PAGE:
Richard Woodward (bishop)

Bishop Woodward by Thomas Gainsborough.

Richard Woodward (1726 – 12 May 1794) was Bishop of Cloyne in the Church of Ireland and the author of a vigorous defence of the Protestant Ascendancy in Ireland.

Origins and education

Richard Woodward was the son of Francis Woodward, of Grimsbury, near Bristol.[1] He was educated by Josiah Tucker, the Dean of Gloucester, before attending Wadham College, Oxford, where he took the degree of Bachelor of Civil Law in 1749 and Doctor of Civil Law in 1759.


Between 1764 and 1781 Woodward was Dean of Clogher and between 1772 and 1778 he was Chancellor of St. Patrick's Cathedral, Dublin. In May 1778 he exchanged the latter position for the rectory of Louth. In 1781 he was raised to the episcopy as Bishop of Cloyne, being consecrated on 4 February 1781 at Christ Church Cathedral, Dublin, by the Archbishop of Dublin and the Bishops of Ossory and Clonfert. He continued to serve as Bishop of Cloyne until his death on 12 May 1794.

Works and writings

Richard Woodward’s best known work was The Present State of the Church of Ireland, Containing a Description of it’s [sic] Precarious Situation; and the Consequent Danger to the Public, Recommended to the Serious consideration of the Friends of the Protestant Interest, to which are Subjoined, Some Reflections on the Impracticability of a Proper Commutation of Tithes; and a General Account of the Origin and Progress of the Insurrection in Munster (Dublin: W. Sleater 1787), the subject matter of which is sufficiently delineated in its title. It proved a controversial and successful tract, running rapidly through seven editions and “evinced the force of the author’s arguments, by the violent enmity which it excited against him in all the enemies of the Church”.[2] Both the controversy and the success may be explained in part by such sentences as: “I need not tell the Protestant proprietor of land, that the security of his title depends very much (if not entirely) on the Protestant ascendancy; or that the preservation of that ascendancy depends entirely on an indissoluble connection between the Sister Kingdoms.”

Richard Woodward could not, however, be easily dismissed as a bigot. As his memorial in his cathedral church records, “He was an eloquent and distinguished Advocate in the House of Peers for the Repeal of the Roman Catholic Penal Statutes in 1782”.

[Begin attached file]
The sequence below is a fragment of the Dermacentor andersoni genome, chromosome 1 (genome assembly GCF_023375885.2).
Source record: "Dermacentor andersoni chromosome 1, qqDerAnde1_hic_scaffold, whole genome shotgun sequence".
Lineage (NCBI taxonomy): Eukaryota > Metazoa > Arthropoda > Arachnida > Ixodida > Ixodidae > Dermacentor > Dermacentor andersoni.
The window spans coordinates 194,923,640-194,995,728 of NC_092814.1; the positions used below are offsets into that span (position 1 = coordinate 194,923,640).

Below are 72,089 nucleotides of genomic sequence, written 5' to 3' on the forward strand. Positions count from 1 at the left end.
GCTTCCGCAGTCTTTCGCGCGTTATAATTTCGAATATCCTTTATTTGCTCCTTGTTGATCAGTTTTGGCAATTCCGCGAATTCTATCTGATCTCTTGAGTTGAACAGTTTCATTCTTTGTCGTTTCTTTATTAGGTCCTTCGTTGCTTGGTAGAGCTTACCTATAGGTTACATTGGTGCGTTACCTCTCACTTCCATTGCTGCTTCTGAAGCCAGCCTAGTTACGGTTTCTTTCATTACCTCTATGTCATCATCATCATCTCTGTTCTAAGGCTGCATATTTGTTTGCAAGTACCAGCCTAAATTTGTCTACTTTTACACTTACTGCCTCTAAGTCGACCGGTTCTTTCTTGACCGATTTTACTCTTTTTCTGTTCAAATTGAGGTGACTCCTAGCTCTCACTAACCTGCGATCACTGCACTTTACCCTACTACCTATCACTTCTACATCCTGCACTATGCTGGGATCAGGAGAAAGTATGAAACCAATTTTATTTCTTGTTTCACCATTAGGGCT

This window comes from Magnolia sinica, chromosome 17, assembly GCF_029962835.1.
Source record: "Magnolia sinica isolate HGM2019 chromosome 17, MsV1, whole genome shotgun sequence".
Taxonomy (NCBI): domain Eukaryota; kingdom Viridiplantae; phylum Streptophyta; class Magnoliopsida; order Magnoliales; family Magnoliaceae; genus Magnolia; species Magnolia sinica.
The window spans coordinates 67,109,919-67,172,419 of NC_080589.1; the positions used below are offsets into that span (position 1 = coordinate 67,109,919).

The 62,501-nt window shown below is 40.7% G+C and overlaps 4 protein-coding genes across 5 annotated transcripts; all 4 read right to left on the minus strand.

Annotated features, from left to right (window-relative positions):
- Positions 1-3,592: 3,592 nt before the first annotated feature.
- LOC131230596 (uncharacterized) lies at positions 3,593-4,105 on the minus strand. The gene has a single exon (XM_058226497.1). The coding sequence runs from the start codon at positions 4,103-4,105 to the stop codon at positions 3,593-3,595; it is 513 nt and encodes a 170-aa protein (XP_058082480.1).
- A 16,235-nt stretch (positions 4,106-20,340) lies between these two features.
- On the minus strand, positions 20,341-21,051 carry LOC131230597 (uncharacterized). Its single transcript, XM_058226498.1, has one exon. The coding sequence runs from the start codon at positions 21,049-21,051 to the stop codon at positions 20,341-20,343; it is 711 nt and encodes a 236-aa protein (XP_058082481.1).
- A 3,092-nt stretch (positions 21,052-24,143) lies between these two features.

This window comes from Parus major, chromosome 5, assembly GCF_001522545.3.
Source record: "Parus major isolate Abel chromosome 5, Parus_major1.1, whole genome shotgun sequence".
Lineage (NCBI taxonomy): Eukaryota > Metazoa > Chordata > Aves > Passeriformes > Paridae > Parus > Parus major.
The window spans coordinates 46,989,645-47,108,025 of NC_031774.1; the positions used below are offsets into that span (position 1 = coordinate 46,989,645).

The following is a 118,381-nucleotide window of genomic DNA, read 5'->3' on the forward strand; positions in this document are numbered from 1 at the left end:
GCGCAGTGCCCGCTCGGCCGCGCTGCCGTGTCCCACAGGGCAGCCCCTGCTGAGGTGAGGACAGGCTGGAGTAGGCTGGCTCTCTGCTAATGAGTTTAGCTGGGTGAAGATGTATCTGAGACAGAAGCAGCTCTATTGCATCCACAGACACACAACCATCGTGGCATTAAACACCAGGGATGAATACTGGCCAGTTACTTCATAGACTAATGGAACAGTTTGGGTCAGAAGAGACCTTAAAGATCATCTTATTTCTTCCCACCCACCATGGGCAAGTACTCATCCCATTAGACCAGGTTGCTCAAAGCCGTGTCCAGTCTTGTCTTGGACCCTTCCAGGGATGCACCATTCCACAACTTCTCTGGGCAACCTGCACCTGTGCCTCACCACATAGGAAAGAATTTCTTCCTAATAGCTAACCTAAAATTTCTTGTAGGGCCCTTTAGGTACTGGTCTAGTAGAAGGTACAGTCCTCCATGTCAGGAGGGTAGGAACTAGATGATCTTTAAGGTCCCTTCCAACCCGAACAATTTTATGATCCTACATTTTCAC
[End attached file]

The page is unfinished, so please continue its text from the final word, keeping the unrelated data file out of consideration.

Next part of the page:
Woodward also took a keen interest in the plight of the Irish poor and, while Dean of Clogher, wrote both An Argument in support of the Right of the Poor in Ireland to a national Provision (Dublin, 1772) and An Address to the Public on the Expediency of a regular Plan for the Maintenance and Government of the Poor (Dublin, 1775). His memorial records that he planned and was in 1773 the principal Institutor of the House of Industry in Dublin.

He also published a Charge delivered to the Clergy at the Visitation in July, 1793 (Cork, 1793).

According to John Wesley, who attended a service in the church at Clogher in 1771, where “the congregation was not only large, but remarkably well-behaved”, Woodward was one of the best readers he had heard and “one of the most easy, natural preachers”.[3]


Memorial plaque in the north transept of Cloyne Cathedral dedicated to Woodwards children Francis Blake (died 1784, aged 18), John (died 1785, aged 11), and Thomas (died 1812, aged 40).

On 3 October 1763, Woodward married Susanna (d. 11 May 1795), the daughter of Richard Blake, of Bristol. Among their children, Richard (d. 1828) also entered the Church, becoming prebendary of Inniscarra in 1798, and Mary (1767–1799) married the Hon. Charles Brodrick, Archbishop of Cashel.


  1. ^ Clogher clergy and parishes : being an account of the clergy of the Church of Ireland in the Diocese of Clogher, from the earliest period, with historical notices of the several parishes, churches, etc" Leslie, J.B pp35/6: Fermanagh, R.H. Ritchie 1929
  2. ^ Henry Cotton, Fasti Ecclesiae Hibernicae (Hodges & Smith, London and Oxford, 1851)
  3. ^ Richard Mant, History of the Church of Ireland (John W. Parker, London, 1840)

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